MERRIMACK, N.H. (CBS/AP) — More than 1,200 students and 200 staff listened Monday as Merrimack High School principal Ken Johnson held a moment of silence for a fallen Virginia police officer who graduated from the school in 2005.
On her first day on the job, 28-year-old Prince William County Police Officer Ashley Guindon responded to a domestic disturbance call at a northern Virginia home.
Police said Army Staff Sgt. Ronald Hamilton opened fire as she arrived at his door, killing her and wounding two other officers. Police said Hamilton had killed his wife prior to the officers arriving.
“Ashley’s now the sixth member of the class of 2005 who has passed, and I just think that that is far too much,” Johnson said.
Guindon was born in Springfield, Massachusetts, and the family later moved to Merrimack, New Hampshire. A floweral cross was left by her family’s home on Monday.
She leaves behind her mother and grandmother.
“For us, the story is intensely local, and far more personal,” Johnson said over the school’s intercom, before asking students and staff to join him in a moment of silence.
Instead of throwing their hats at graduation, students at Merrimack High throws beach balls–and each class has it’s own message. The beach ball for the class of 2005 carries the message “forever young.”
“That beach ball carries a lot of meaning when you think of Ashley, because she is indeed forever young–only 28 years old.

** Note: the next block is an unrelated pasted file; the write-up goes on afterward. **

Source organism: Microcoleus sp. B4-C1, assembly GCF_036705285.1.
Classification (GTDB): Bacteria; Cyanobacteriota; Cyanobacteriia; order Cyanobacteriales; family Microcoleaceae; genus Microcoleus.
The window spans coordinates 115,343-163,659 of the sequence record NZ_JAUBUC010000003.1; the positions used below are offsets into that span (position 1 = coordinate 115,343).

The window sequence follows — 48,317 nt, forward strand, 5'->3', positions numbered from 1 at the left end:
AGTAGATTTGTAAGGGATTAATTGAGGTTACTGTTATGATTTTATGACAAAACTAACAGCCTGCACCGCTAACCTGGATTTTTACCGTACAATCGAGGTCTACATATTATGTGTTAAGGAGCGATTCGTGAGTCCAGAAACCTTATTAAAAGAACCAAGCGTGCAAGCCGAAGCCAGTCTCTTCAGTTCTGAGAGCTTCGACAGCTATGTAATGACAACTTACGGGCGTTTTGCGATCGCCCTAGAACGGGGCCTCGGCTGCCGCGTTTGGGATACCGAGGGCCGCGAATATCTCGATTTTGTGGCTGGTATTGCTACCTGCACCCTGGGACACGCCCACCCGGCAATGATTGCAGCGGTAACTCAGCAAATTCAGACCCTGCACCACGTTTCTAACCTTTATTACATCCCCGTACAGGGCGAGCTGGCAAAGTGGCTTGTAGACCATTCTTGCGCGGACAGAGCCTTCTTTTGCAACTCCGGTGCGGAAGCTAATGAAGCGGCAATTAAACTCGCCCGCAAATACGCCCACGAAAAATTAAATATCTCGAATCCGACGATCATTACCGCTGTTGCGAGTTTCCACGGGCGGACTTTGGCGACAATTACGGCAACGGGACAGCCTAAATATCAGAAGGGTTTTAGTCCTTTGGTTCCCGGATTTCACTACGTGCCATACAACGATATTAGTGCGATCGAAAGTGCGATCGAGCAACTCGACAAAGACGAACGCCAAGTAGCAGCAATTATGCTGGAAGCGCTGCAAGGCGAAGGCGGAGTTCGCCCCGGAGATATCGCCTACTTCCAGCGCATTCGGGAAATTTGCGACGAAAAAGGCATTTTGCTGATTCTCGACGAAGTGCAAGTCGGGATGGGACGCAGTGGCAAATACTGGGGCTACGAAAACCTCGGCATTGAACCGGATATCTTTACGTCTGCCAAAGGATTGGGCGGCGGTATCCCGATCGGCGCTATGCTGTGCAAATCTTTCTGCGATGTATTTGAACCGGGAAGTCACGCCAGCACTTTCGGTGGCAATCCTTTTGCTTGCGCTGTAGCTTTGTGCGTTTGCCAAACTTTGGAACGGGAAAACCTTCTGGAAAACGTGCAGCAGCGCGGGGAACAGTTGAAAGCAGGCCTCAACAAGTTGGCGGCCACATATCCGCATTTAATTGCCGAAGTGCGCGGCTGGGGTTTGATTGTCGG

The flag outside the Merrimack Police Department was lowered to half-mast in remembrance of Guindon. Merrimack Police had to tell Guindon’s family of her passing.
“It leaves a hole in everyone’s heart and the fact that this was an individual of our community, makes it all the more difficult for us to reconcile,” Merrimack Police Department Chief Mark Doyle said Sunday.
Her yearbook quote was almost prophetic: “Live for something rather than die for nothing.”
“Ashely’s story…brings pride to the school because she was trying to serve and protect the community,” says former school advisor Amy Larkin-Perez.”
Guindon’s uncle works for West Springfield Police near where she was born.
“This is what police officers do every single day so you can go about your business and everybody can live and be safe,” says West Springfield Police Chief Ronald Campurciani.
Guindon, a former Marine Corps reservist with a master’s degree in forensic science, had been sworn in on Friday, which the department marked with a celebratory tweet.
“We were struck by her passion to do this job,” Prince William Police Chief Stephan Hudson said. “She couldn’t get it out of her blood. She clearly had a passion to serve others in a way that went beyond herself.”
The two other officers injured in the shooting, officers Jesse Hempen, 31, and David McKeown, 33, are expected to survive.
Commonwealth’s Attorney Paul Ebert said he would likely seek the death penalty against Hamilton, who was held without bond on charges including capital murder, first-degree murder and malicious wounding.
Hamilton also was held without bail following his arraignment on Monday.
Doyle and eight other Merrimack police officers will be traveling to Virginia to attend Guindon’s services on Tuesday.
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